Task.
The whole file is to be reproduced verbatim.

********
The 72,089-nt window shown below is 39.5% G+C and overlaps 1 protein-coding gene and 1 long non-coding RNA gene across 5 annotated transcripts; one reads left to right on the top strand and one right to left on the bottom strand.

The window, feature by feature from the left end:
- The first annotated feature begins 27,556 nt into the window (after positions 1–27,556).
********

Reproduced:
The 72,089-nt window shown below is 39.5% G+C and overlaps 1 protein-coding gene and 1 long non-coding RNA gene across 5 annotated transcripts; one reads left to right on the top strand and one right to left on the bottom strand.

The window, feature by feature from the left end:
- The first annotated feature begins 27,556 nt into the window (after positions 1–27,556).